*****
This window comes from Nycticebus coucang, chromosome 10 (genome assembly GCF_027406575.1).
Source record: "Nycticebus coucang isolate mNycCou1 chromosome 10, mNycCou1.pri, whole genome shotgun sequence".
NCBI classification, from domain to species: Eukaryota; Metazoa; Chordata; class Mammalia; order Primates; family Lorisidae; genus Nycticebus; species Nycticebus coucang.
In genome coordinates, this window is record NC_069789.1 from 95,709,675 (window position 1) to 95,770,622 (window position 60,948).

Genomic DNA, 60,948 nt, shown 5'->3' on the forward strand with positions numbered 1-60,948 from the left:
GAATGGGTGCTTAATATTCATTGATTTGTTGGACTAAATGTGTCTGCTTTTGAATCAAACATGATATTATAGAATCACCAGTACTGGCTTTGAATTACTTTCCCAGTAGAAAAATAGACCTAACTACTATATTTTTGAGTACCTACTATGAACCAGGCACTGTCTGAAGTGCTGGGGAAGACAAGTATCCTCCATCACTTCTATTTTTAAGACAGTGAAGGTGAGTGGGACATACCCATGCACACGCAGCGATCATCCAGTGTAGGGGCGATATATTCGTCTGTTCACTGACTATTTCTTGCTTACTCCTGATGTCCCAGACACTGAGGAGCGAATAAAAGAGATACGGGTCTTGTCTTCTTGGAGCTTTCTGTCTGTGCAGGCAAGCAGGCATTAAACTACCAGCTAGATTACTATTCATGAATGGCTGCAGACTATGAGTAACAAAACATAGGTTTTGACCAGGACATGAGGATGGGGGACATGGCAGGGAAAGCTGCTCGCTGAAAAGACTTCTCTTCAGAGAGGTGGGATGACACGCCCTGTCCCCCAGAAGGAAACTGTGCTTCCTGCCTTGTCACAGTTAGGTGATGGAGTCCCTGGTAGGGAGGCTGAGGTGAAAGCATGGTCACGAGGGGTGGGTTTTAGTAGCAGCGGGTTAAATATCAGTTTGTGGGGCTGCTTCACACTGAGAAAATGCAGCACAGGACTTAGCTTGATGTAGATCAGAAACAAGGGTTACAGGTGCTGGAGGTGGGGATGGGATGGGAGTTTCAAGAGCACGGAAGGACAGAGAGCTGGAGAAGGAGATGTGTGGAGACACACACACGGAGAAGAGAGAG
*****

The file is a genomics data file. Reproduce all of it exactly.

This window comes from Nycticebus coucang, chromosome 10 (genome assembly GCF_027406575.1).
Source record: "Nycticebus coucang isolate mNycCou1 chromosome 10, mNycCou1.pri, whole genome shotgun sequence".
NCBI classification, from domain to species: Eukaryota; Metazoa; Chordata; class Mammalia; order Primates; family Lorisidae; genus Nycticebus; species Nycticebus coucang.
In genome coordinates, this window is record NC_069789.1 from 95,709,675 (window position 1) to 95,770,622 (window position 60,948).

Genomic DNA, 60,948 nt, shown 5'->3' on the forward strand with positions numbered 1-60,948 from the left:
GAATGGGTGCTTAATATTCATTGATTTGTTGGACTAAATGTGTCTGCTTTTGAATCAAACATGATATTATAGAATCACCAGTACTGGCTTTGAATTACTTTCCCAGTAGAAAAATAGACCTAACTACTATATTTTTGAGTACCTACTATGAACCAGGCACTGTCTGAAGTGCTGGGGAAGACAAGTATCCTCCATCACTTCTATTTTTAAGACAGTGAAGGTGAGTGGGACATACCCATGCACACGCAGCGATCATCCAGTGTAGGGGCGATATATTCGTCTGTTCACTGACTATTTCTTGCTTACTCCTGATGTCCCAGACACTGAGGAGCGAATAAAAGAGATACGGGTCTTGTCTTCTTGGAGCTTTCTGTCTGTGCAGGCAAGCAGGCATTAAACTACCAGCTAGATTACTATTCATGAATGGCTGCAGACTATGAGTAACAAAACATAGGTTTTGACCAGGACATGAGGATGGGGGACATGGCAGGGAAAGCTGCTCGCTGAAAAGACTTCTCTTCAGAGAGGTGGGATGACACGCCCTGTCCCCCAGAAGGAAACTGTGCTTCCTGCCTTGTCACAGTTAGGTGATGGAGTCCCTGGTAGGGAGGCTGAGGTGAAAGCATGGTCACGAGGGGTGGGTTTTAGTAGCAGCGGGTTAAATATCAGTTTGTGGGGCTGCTTCACACTGAGAAAATGCAGCACAGGACTTAGCTTGATGTAGATCAGAAACAAGGGTTACAGGTGCTGGAGGTGGGGATGGGATGGGAGTTTCAAGAGCACGGAAGGACAGAGAGCTGGAGAAGGAGATGTGTGGAGACACACACACGGAGAAGAGAGAG